Thank goodness for Google.  Look what I found on one of my new favorite websites, The Daily Grommet:

Absolutely BRILLIANT.


Wow.  It has been quite awhile since I posted.  Almost a year, in fact.  Life has obviously been busy.  The school year was filled with car pools, activities, and play dates for both girls.  Summer transitioned to camp, more activities, swim team, and more play.  I feel at times like I am driving a shuttle bus! 

OT graduation day - May 2012

We've also been on quite a ride with C, especially recently.  She "graduated" from OT in May (with an extensive home program in hand, as well as the idea that we will pop in for "tune-ups" if/when life throws new sensory-motor challenges her way), and was also evaluated by a psychologist to look at some lingering attentional issues we continue to struggle with in school.  In addition to confirming that C is a very bright, personable, kind, and curious little girl, we also got the additional diagnosis of ADHD - both inattentive and hyperactive types, as well as some mild anxiety, in May.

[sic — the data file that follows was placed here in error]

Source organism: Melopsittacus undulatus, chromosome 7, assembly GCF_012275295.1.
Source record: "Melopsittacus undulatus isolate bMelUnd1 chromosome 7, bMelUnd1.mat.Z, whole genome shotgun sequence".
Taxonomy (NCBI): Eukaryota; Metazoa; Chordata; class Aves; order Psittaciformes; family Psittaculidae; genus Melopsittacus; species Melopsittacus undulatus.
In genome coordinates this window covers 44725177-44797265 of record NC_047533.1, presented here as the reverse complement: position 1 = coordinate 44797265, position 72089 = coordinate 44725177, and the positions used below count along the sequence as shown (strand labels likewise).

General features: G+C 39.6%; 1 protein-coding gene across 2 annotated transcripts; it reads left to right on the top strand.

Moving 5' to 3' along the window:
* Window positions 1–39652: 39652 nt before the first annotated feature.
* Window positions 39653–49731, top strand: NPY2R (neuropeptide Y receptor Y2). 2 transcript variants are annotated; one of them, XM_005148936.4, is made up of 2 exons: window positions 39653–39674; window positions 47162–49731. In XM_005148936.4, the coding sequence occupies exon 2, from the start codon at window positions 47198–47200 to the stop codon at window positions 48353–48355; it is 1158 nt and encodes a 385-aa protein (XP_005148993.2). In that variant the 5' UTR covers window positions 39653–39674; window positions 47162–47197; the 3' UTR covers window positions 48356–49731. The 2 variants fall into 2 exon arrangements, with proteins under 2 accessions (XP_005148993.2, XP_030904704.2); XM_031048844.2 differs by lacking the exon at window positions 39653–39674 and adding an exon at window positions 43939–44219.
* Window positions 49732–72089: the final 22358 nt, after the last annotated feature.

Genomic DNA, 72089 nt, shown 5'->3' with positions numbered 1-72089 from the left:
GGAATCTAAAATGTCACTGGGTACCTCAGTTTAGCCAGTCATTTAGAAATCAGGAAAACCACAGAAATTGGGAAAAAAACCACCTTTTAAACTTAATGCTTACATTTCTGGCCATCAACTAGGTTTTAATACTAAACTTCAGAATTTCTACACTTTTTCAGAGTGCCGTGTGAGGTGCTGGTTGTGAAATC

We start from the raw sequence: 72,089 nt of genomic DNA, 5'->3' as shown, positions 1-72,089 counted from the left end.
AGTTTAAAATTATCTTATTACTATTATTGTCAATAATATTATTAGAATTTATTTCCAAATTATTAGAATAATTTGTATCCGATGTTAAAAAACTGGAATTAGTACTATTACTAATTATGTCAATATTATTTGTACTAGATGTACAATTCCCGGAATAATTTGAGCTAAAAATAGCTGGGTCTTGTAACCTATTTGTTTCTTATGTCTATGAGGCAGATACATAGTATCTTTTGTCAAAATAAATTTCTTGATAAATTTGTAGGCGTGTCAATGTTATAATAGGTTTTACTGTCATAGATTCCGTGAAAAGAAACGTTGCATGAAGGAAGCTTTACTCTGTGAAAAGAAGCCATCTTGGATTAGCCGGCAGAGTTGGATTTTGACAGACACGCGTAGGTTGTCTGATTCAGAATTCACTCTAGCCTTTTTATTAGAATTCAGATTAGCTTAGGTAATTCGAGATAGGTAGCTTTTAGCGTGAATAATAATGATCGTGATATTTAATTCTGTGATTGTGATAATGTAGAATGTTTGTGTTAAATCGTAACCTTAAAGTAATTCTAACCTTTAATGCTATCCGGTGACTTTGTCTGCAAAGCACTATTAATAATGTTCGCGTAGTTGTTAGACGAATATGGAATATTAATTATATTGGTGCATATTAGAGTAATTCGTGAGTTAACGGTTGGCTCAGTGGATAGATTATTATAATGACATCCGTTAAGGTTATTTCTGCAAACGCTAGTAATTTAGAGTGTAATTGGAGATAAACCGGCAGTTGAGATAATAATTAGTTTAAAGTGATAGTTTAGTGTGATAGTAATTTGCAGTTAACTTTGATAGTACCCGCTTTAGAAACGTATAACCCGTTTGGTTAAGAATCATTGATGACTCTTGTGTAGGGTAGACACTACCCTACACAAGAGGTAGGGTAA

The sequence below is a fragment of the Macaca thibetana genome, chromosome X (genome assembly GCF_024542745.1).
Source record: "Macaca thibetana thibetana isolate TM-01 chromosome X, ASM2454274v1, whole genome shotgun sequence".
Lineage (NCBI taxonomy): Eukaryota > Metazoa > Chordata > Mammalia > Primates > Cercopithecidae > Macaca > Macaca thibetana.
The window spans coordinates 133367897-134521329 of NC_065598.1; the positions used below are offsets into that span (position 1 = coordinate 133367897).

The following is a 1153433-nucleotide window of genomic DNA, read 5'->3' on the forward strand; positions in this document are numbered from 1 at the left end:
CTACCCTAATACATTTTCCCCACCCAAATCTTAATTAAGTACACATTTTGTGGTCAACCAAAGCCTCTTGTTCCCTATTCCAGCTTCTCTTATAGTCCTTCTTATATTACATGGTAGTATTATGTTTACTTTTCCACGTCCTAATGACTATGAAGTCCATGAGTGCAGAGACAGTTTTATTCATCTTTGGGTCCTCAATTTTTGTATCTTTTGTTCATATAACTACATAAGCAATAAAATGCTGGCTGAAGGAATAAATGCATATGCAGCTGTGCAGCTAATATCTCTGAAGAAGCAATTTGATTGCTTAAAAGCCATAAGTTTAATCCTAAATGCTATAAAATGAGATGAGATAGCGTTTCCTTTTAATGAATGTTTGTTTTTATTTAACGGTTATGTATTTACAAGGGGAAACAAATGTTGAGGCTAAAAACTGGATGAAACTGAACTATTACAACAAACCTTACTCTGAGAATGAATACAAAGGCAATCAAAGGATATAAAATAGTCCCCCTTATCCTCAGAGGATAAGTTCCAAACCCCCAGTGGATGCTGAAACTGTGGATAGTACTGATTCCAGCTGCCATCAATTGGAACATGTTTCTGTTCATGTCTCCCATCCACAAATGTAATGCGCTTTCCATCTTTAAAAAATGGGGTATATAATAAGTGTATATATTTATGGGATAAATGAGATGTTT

None of this came as a surprise to us - I think both S and I have always suspected that there was more to what was going on with C than her Sensory Processing Disorder diagnosis, and read long ago that this is a common co-morbidity with SPD, ADHD, and anxiety issues - but it's never fun to "officially" realize that your child is facing yet another challenge in her young life.  We've taken time to work with her school to come up with a formal plan for the upcoming school year (they were amazing at accommodating and working with her in Kindergarten, but it was never written in a formal fashion), as well as research our options to help better support her (ie - social skills groups, learning about medications should we decide to go that route, etc.).  I've spent time talking to other moms and older students who have similar diagnoses to learn more about the implications of these additional challenges, which has been great. 

We aren't sure where all of this is headed yet, but in some ways, having yet another "name" for what we've kind of known all along gives us another stepping stone to point our family and child in the right direction, and that helps!